Paragangliomas are of two types, sympathetic and parasympathetic, depending on the type of paraganglion in which they arise.
The term pheochromocytoma is reserved for tumors arising in the adrenal medulla.
These tumours are usually fairly easy to diagnose.
However, several areas are the subject of debate, including the identification of malignant potential, the diagnosis of medullary hyperplasia, and the recognition of composite tumors.
Some histologic features can cause problems in differential diagnosis.
Paragangliomas may have spindle cell morphology or contain pigment, requiring distinction from mesenchymal tumors and melanoma, respectively.
Extensive degenerative change in pheochromocytomas may mimic adrenal cortical tumours.
In a typical adrenal pheochromocytoma there is a packeted arrangement of short spindle cells surrounded by vascular stroma.
Immunohistochemistry would show two cells type - sustentacular cells and chief cells.
Electron microscopy shows dense core neurosecretory granules. In these, noradrenaline gives a characteristic appearance of eccentrically-placed dense cores looking like a fried egg.
The incidence of malignancy in adrenal pheochromocytoma has been reported as 1-14% but it is probably truly nearer the 1% end of range due to selective reporting of malignant cases and the inclusion in some series of extra-adrenal cases which are widely recognized as having a higher incidence of malignancy.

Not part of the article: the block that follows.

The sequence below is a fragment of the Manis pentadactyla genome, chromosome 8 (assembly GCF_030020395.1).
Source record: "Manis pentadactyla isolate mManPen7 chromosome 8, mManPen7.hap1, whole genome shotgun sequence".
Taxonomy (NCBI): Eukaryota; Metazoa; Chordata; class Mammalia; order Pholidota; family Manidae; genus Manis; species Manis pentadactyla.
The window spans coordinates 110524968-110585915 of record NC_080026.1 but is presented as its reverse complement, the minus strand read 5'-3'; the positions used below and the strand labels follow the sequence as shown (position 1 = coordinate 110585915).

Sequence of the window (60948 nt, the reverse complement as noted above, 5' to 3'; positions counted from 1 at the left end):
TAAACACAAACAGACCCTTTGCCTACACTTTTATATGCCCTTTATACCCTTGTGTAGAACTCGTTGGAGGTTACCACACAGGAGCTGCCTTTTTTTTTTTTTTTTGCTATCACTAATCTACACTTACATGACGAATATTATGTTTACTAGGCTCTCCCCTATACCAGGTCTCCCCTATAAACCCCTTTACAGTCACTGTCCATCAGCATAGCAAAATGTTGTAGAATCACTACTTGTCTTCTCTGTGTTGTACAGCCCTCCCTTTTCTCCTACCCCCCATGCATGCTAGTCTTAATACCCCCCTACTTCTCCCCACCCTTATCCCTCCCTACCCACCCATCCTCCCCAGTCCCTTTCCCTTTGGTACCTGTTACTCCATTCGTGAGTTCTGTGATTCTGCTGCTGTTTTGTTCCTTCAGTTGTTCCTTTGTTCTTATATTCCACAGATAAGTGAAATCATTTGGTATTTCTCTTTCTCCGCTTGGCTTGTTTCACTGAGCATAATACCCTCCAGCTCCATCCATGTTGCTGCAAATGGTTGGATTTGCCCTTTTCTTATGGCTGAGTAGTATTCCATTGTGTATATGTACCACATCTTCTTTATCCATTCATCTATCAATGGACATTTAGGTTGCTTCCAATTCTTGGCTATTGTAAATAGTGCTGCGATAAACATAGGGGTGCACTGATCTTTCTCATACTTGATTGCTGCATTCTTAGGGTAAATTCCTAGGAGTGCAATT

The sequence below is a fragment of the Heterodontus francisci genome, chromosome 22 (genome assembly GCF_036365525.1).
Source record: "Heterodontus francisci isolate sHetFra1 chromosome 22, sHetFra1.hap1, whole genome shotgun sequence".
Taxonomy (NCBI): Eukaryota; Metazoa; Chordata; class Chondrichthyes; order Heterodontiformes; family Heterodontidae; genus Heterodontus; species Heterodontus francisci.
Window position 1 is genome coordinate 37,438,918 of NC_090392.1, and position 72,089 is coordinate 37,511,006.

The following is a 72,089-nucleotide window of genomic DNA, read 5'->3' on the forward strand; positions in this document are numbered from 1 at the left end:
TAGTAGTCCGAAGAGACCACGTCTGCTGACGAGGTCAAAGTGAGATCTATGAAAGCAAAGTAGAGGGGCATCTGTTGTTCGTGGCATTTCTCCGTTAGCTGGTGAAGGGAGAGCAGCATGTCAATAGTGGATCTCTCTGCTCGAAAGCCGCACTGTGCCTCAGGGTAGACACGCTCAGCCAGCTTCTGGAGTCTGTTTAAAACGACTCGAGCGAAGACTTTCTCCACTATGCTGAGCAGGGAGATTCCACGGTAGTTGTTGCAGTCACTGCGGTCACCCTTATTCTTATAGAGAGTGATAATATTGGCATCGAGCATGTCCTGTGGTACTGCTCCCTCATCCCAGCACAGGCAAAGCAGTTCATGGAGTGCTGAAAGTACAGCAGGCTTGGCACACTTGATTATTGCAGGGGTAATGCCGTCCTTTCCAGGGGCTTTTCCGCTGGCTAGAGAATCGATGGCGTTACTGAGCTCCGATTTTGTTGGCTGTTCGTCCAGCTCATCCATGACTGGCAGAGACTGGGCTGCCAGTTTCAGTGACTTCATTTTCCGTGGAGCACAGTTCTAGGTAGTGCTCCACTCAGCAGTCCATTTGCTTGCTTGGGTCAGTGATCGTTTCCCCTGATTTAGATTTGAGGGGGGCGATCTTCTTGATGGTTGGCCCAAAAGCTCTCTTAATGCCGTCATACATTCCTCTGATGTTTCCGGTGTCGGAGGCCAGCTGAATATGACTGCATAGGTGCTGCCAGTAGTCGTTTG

Short of the documentation of metastases, prediction of malignancy is notoriously difficult.
General features more likely to be associated with malignancy include large tumor size (average 759gm versus 157gm for benign tumours).
Most malignant examples are functionally active and there is a male predominance.
Histological features more likely to be associated with malignancy include : Composition of small cells, extensive confluent necrosis, spindle cell formation (one study only), extensive local or vascular invasion, high mitotic count more than 3 per 30 high power field, coarse nodularity and the absence of hyaline globules and of cells with ganglion-like features.
In one statistical model (Linnoila et al. 1990):
- 71% of malignant paragangliomas had 2 or 3 of the features - Extra-adrenal location, coarse nodularity, confluent necrosis and absence of hyaline globules, while
- 89% of benign ones had one or none of these features. There was a greater than 95% probability that more than 70% of the tumours could be correctly classified.
Special techniques have limited value in predicting malignancy.
There is diminished expression of neuropeptides.
DNA flow cytometry suggests some evidence that DNA aneuploid tumours are more likely to be malignant.
p53 mutations have been found in both benign and malignant phaeochromocytomas.
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